Oh, well. I did want to do this your way, but not with all the glop and preservatives from the can, so I’ll just add more liquid. Your recipe called for 4 cups of chicken broth, 2 cups of beef–and the dreaded “bean juice.” I changed that to 3 cups of beef broth, 2 cups of chicken, 2 cups of water and 1 cup of dry white wine.

So here we are–Henry Hill and yours truly in the kitchen. It’s BYOO-dee-full! And more, much more than this, I did it “My Way.” Let’s do this thinG–for Jimmy!

from the recipe files of Henry Hill and Hope Simmons

And you’ve gotta know Henry must have said it just the way I typed it phonetically above, though, yes, it’s pasta e fagiole. Trust me, no one says it that way ’round heah.

2 slices slab bacon, cut in 1-inch pieces (local amici, PLEASE go to Meadow Meat)
1 large sweet onion, diced
8 garlic cloves, pressed
1-2 large stalks celery, sliced thin
1-2 large carrots, peeled and crinkle-cut (you know!)
2 15-oz. cans small white beans, rinsed and drained
3 cups beef broth
2 cups chicken broth
2 cups water
1 cup dry white wine
1 bay leaf
1 sprig fresh rosemary
Pecorino Romano (1/4 to 1/2 cup)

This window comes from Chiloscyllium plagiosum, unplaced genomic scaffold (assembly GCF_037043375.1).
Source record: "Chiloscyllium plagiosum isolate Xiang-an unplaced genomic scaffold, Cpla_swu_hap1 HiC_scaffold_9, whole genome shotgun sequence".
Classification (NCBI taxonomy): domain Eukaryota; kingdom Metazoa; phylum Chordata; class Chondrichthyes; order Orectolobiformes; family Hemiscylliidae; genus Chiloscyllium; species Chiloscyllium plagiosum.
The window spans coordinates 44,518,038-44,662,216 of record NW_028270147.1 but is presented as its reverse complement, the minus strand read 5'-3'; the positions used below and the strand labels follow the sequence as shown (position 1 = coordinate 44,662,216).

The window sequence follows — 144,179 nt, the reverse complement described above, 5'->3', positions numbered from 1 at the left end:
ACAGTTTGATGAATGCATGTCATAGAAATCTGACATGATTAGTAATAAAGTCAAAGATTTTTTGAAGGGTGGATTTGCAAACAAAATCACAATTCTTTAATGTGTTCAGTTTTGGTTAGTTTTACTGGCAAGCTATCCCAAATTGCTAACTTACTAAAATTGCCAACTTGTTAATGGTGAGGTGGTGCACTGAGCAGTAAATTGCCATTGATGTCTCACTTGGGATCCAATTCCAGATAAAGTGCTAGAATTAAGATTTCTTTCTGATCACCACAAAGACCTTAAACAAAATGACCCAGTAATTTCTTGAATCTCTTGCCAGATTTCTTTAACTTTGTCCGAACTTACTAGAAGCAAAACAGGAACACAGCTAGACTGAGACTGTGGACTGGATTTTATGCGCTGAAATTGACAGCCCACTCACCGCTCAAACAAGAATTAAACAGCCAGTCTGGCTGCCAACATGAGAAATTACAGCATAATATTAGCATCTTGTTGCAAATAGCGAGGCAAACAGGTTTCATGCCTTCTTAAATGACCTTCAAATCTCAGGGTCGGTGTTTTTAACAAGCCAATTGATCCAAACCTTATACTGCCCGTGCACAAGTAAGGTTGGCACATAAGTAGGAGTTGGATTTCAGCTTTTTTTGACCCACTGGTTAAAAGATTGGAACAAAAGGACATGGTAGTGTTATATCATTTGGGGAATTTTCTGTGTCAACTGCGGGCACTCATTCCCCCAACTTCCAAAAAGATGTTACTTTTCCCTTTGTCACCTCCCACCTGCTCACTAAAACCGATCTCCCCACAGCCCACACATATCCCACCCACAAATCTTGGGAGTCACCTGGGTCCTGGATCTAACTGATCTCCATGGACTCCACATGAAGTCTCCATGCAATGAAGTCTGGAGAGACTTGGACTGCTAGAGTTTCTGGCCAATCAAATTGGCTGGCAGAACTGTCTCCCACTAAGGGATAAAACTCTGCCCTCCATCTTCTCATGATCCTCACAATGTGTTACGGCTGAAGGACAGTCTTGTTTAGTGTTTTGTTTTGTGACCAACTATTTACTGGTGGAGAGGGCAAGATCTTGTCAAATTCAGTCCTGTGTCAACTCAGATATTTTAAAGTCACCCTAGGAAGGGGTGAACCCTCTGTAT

1 cup uncooked small pasta (I used Sclafani cavatelli)
Freshly ground black pepper
Dash cayenne pepper

I used a Dutch oven, but you could use a large pot. Add bacon, cook over medium to low heat, stirring (do not brown). Add onion and cook, stirring 5 minutes until translucent. Add garlic, celery and carrot and cook 5 minutes more, stirring.

Raise heat to medium. Stir in beans, beef and chicken broth, water, wine, bay leaf and rosemary. Bring to a boil, then reduce to a simmer and cook for 10 minutes. Add pasta, black pepper and cayenne. Cook according to the package directions for the pasta you choose, till pasta is al dente. Stir in cheese.

Serve to your friends and family. And keep smilin’! CENT’ANN’!

Janey and Jimmy (August 2011)

Janey and Jimmy (August 2011)

And now, I must close with the correct musical accompaniment.

There’s nothing like a snowstorm to send many of us (who, me?) straight to the kitchen. I crossed my roasted tomato vodka sauce recipe with Tyler Florence’s soup recipe and am happy to share the result with you. It’s rich, delicious and warms up the house like nobody’s business. Make sure you have some nice bread on hand (plain or to grill with cheese) and let’s get cookin’!


3 pints grape tomatoes
6 gloves garlic, peeled
1 large sweet onion, cut in half, then sliced
Olive oil to coat your baking dish
1 heaping teaspoon Kosher salt
1/2 cup vodka
2 cups chicken stock
2 tablespoons salted butter
3 bay leaves
sprigs of fresh thyme if you have them
zest of one lemon

Preheat oven to 450 degrees F. Layer the onions, tomatoes and garlic cloves into a large roasting dish. Toss with olive oil and a generous teaspoon of Kosher salt.


Roast for 20 minutes. Use tongs to move everything around, then roast for 10 more minutes. Add vodka to roasting pan after taking them out of the oven.